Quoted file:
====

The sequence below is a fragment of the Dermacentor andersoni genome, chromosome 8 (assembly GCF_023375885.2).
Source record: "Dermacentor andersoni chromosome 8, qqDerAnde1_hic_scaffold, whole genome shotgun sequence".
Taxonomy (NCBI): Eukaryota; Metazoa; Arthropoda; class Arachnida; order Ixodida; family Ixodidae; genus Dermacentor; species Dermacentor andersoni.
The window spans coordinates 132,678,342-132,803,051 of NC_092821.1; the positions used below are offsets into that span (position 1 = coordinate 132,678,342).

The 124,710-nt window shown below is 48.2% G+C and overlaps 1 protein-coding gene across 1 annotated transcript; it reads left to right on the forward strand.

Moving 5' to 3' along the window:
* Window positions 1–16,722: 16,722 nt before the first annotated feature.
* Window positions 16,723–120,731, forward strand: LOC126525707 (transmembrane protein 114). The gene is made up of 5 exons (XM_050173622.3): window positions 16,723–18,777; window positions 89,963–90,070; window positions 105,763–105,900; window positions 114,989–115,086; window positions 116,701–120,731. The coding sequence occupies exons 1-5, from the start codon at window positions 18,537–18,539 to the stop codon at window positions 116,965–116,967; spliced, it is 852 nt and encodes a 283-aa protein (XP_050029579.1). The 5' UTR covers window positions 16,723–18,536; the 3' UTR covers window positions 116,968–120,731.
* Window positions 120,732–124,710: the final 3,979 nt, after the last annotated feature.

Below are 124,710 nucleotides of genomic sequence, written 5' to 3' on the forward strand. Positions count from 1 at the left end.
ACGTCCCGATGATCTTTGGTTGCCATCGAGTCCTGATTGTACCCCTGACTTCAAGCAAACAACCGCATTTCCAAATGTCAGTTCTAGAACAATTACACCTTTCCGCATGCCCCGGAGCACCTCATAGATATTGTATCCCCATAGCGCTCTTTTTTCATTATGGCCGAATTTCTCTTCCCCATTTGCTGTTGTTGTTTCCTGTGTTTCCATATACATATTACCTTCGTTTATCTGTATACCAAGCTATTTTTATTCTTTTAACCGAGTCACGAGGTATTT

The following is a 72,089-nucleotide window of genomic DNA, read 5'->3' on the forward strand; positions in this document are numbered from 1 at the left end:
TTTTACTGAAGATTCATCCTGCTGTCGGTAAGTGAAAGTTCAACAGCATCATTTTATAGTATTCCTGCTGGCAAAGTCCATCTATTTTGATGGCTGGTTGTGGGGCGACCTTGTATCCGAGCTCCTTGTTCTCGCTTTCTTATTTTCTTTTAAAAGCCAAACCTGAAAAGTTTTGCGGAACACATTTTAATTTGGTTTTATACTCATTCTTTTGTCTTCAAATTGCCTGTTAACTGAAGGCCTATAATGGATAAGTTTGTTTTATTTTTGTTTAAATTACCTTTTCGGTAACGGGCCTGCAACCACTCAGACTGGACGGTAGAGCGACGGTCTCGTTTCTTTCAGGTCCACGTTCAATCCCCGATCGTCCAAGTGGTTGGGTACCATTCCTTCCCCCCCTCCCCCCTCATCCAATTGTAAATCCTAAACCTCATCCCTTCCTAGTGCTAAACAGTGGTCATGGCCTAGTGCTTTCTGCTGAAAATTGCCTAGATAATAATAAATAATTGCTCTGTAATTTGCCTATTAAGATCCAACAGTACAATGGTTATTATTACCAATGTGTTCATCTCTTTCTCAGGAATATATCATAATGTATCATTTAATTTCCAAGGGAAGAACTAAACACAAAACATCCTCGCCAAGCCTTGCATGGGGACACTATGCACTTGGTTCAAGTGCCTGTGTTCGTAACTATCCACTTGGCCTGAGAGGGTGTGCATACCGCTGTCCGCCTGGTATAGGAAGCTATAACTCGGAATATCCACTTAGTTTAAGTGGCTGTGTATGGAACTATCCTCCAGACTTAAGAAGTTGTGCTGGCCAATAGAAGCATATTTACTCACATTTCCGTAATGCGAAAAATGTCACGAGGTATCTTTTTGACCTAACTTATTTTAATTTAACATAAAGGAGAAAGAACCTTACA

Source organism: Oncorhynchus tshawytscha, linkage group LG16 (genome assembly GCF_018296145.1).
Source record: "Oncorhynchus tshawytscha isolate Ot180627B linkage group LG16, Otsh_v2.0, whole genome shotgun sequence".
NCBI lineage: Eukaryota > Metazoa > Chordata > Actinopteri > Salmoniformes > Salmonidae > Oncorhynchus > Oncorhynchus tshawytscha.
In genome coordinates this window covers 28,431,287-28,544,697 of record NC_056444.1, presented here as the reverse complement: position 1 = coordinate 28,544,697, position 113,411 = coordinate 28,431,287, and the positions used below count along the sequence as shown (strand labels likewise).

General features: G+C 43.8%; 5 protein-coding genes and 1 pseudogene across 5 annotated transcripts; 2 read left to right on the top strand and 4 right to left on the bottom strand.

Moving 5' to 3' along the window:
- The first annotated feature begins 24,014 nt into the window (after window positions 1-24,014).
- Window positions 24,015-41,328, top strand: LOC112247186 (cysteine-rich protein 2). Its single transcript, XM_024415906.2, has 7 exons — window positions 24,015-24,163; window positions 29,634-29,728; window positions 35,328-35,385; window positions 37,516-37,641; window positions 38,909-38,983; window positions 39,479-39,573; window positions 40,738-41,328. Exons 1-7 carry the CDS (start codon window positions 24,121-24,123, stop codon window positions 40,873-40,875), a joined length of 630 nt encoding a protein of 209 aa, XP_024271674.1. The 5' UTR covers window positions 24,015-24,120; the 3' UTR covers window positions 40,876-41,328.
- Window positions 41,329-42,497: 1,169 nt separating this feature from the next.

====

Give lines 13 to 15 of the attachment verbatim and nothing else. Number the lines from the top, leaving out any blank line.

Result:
TTTTACTGAAGATTCATCCTGCTGTCGGTAAGTGAAAGTTCAACAGCATCATTTTATAGTATTCCTGCTGGCAAAGTCCATCTATTTTGATGGCTGGTTGTGGGGCGACCTTGTATCCGAGCTCCTTGTTCTCGCTTTCTTATTTTCTTTTAAAAGCCAAACCTGAAAAGTTTTGCGGAACACATTTTAATTTGGTTTTATACTCATTCTTTTGTCTTCAAATTGCCTGTTAACTGAAGGCCTATAATGGATAAGTTTGTTTTATTTTTGTTTAAATTACCTTTTCGGTAACGGGCCTGCAACCACTCAGACTGGACGGTAGAGCGACGGTCTCGTTTCTTTCAGGTCCACGTTCAATCCCCGATCGTCCAAGTGGTTGGGTACCATTCCTTCCCCCCCTCCCCCCTCATCCAATTGTAAATCCTAAACCTCATCCCTTCCTAGTGCTAAACAGTGGTCATGGCCTAGTGCTTTCTGCTGAAAATTGCCTAGATAATAATAAATAATTGCTCTGTAATTTGCCTATTAAGATCCAACAGTACAATGGTTATTATTACCAATGTGTTCATCTCTTTCTCAGGAATATATCATAATGTATCATTTAATTTCCAAGGGAAGAACTAAACACAAAACATCCTCGCCAAGCCTTGCATGGGGACACTATGCACTTGGTTCAAGTGCCTGTGTTCGTAACTATCCACTTGGCCTGAGAGGGTGTGCATACCGCTGTCCGCCTGGTATAGGAAGCTATAACTCGGAATATCCACTTAGTTTAAGTGGCTGTGTATGGAACTATCCTCCAGACTTAAGAAGTTGTGCTGGCCAATAGAAGCATATTTACTCACATTTCCGTAATGCGAAAAATGTCACGAGGTATCTTTTTGACCTAACTTATTTTAATTTAACATAAAGGAGAAAGAACCTTACA

Source organism: Oncorhynchus tshawytscha, linkage group LG16 (genome assembly GCF_018296145.1).
Source record: "Oncorhynchus tshawytscha isolate Ot180627B linkage group LG16, Otsh_v2.0, whole genome shotgun sequence".